20 posts tagged "Marios Schwab"
Although you’ve definitely seen her influence, you may not have heard of Katy England. She isn’t one for the street-style paps or the blogosphere—probably because she’s too busy styling the collections of such talents as Riccardo Tisci, Tom Ford, and Marios Schwab to stop and strike a pose. During her twenty-year-and-counting career, England has built close relationships with Dazed & Confused and AnOther magazines (she previously held the role of fashion director at the latter), and served as the creative director of Alexander McQueen’s studio from the mid-nineties to the mid-naughties. If you’re still not impressed, we should tell you that she’s styled covers and spreads with photographers such as Rankin, Nick Knight, and Willy Vanderperre, and currently works with one Kate Moss on her much-talked-about Topshop range.
England has just released Made in England, a short film, created in collaboration with Vauxhall, that focuses on the many facets of contemporary British youth culture. Here, the stylist talks to Style.com about her directorial debut, McQueen, and why fashion is for the young.
Your film is all about British youth culture, which has historically played a huge role in British fashion. Do you think that youth culture now is equally as influential as it was during the punk or New Romantic/club kid eras?
I don’t feel there’s the same energy. It’s just so different, but I’m not young anymore. Teenagers today think they’re doing the most exciting things, just like we did at our age. It’s all relative. But I think designers—all of us—get inspired by young people and what they’re doing. I certainly do. Real fashion, high fashion, is from the kids and for the kids. We can all look stylish, and we can all dress really well and be on trend, but real fashion, as I would call it, is for the young. I work with Riccardo Tisci on his menswear collections; he is so inspired by what young kids are doing worldwide. And I’m sure Marc Jacobs does as well. I think there’s a certain bunch of them that are really young at heart.
What do you think of the increasing focus being placed on London’s young talents?
I used to work for Alexander McQueen, and when he took his position at Givenchy many, many years ago, it was the beginning of designers being approached by big houses. We were just kids—new kids on the block at the house of Givenchy—and we didn’t know what to do, and we didn’t get much support. I think now it’s become much more familiar—it happens all the time. And it’s great, but [the young designers] all need to have support around them, whether it’s great stylists, great people helping them research, great technicians…. I think these jobs are huge, and they’re a lot of pressure for the kids. If they’re supported, they’ll be fine, because they have a huge amount of energy, but it’s so tough. I did it with Alexander McQueen, unsupported. And it was harsh—really harsh.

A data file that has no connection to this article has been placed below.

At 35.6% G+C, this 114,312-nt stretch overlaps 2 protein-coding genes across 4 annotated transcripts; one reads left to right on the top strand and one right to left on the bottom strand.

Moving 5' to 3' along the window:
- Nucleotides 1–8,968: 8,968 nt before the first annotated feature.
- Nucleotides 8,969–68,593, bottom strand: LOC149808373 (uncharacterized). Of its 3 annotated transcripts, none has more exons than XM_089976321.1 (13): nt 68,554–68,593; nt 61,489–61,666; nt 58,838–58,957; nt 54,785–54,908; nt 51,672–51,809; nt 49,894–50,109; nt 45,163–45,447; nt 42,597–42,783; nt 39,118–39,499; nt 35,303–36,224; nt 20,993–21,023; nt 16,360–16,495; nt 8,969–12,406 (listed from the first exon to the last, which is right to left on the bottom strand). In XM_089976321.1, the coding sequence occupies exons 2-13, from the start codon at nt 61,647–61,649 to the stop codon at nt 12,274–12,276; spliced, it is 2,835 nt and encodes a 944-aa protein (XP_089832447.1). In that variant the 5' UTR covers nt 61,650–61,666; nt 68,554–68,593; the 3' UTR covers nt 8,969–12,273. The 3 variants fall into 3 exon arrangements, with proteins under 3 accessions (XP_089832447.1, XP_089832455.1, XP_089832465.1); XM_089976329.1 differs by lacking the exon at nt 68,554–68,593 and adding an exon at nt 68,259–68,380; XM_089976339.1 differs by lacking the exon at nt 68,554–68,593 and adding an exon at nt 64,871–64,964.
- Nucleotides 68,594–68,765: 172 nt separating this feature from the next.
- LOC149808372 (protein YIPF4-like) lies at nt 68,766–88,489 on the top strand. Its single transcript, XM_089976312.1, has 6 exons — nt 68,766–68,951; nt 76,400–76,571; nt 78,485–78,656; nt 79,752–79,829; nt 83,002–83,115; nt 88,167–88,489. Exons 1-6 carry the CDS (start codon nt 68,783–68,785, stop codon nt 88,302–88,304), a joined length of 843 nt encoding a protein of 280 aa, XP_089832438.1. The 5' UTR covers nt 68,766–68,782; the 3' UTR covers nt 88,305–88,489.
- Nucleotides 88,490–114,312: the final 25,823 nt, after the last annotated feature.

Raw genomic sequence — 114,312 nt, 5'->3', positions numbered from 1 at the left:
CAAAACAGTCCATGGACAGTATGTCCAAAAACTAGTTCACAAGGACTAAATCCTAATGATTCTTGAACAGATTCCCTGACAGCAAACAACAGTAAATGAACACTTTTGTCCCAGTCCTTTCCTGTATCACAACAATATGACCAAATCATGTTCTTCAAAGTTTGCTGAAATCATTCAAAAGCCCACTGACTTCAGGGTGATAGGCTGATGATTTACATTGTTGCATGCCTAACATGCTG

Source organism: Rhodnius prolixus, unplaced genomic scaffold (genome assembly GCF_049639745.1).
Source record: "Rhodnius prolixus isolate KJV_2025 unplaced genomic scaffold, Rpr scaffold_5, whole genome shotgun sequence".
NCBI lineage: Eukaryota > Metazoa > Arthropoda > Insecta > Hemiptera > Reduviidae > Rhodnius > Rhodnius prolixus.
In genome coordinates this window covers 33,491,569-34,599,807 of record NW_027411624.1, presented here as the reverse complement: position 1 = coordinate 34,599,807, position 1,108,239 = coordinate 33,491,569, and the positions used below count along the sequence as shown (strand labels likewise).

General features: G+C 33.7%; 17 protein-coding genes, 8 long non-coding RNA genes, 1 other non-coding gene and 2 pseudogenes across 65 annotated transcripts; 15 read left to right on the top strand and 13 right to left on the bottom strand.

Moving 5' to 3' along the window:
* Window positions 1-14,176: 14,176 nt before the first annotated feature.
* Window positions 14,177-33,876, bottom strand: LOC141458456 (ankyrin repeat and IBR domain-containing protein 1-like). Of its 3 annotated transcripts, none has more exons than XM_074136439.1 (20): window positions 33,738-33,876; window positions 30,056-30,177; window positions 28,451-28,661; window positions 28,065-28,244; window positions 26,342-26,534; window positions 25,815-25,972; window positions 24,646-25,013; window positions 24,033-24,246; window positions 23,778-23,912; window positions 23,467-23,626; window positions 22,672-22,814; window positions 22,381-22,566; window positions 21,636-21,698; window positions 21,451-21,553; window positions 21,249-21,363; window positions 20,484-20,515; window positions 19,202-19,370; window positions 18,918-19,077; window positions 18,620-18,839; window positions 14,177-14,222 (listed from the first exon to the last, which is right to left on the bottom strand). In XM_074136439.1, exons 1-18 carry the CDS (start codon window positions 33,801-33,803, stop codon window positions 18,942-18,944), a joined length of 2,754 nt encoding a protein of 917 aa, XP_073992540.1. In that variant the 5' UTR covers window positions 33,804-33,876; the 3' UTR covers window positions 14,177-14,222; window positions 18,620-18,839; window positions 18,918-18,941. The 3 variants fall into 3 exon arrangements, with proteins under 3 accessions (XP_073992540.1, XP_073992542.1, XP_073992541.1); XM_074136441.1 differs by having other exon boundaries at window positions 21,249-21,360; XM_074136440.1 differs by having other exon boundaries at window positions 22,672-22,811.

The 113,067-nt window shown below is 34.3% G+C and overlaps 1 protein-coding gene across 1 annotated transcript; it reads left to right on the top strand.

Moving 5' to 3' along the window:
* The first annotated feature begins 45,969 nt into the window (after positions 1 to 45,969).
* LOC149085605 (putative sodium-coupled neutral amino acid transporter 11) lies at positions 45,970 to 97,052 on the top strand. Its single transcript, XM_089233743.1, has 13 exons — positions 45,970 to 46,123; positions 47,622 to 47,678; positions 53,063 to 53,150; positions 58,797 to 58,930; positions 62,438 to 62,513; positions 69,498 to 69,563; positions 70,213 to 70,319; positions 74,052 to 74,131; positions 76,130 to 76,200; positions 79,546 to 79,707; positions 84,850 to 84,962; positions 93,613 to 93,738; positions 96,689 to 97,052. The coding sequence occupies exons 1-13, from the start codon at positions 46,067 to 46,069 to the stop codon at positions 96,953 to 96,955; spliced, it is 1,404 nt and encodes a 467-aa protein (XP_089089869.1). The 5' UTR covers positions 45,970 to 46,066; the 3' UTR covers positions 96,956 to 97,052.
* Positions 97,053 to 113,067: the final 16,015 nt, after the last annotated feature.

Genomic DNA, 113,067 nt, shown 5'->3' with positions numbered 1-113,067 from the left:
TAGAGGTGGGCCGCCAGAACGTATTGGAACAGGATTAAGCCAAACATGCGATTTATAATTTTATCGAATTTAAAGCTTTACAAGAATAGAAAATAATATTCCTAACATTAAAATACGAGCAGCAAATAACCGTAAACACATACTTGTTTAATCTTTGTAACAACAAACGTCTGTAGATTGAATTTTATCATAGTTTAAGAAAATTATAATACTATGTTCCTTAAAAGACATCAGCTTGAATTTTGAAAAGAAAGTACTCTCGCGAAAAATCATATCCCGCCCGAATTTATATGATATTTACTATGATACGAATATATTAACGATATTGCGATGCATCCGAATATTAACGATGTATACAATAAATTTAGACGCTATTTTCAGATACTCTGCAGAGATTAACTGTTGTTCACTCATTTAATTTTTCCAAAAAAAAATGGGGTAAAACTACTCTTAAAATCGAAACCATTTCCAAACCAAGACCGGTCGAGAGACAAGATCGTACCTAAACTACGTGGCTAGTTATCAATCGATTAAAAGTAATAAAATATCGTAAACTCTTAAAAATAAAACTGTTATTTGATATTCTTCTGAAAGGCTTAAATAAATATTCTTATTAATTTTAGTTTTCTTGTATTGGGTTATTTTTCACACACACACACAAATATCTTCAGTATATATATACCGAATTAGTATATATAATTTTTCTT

Do you think it’s a positive thing that big houses are tapping young talents, and that these important companies are investing in new designers?
Sometimes I think it’s too much too soon, and I think there’s a huge value in learning in a smaller way. I work with Marios Schwab, who has a very small company in London. He’s been doing it a long time, and he’s such a talent. Bit by bit, he keeps going, and I hope that it will happen for him in the end. And when it does, my god will he be set up and ready for it, because he’s learned his craft. You have to learn your craft. You can’t just catapult. You’re going to be better for it if you learn the hard way.
Would you prefer to have youth or wisdom?
I’d love the energy of youth. I love being around people with that energy. I really feed off of that. But it’s tough for kids now. When I started in the fashion industry, it was so openly creative and you were not restricted in any way. Kids don’t have that opportunity so much anymore, because fashion is much more of a business now. Even with photo shoots, the clients are so much more powerful, because of digital photography—they can watch the shoot taking place. That was never the case before, and they had to put trust in a team of creatives to book the right people and get on with it. It was literally so free, and you would hope that you captured it, and you’d be so excited to see the film in the end. The creative process is very spontaneous, and it needs to be spontaneous. I think that we’ve lost a lot of that spontaneity. Continue Reading “Katy England Would Rather Just Get on With It” »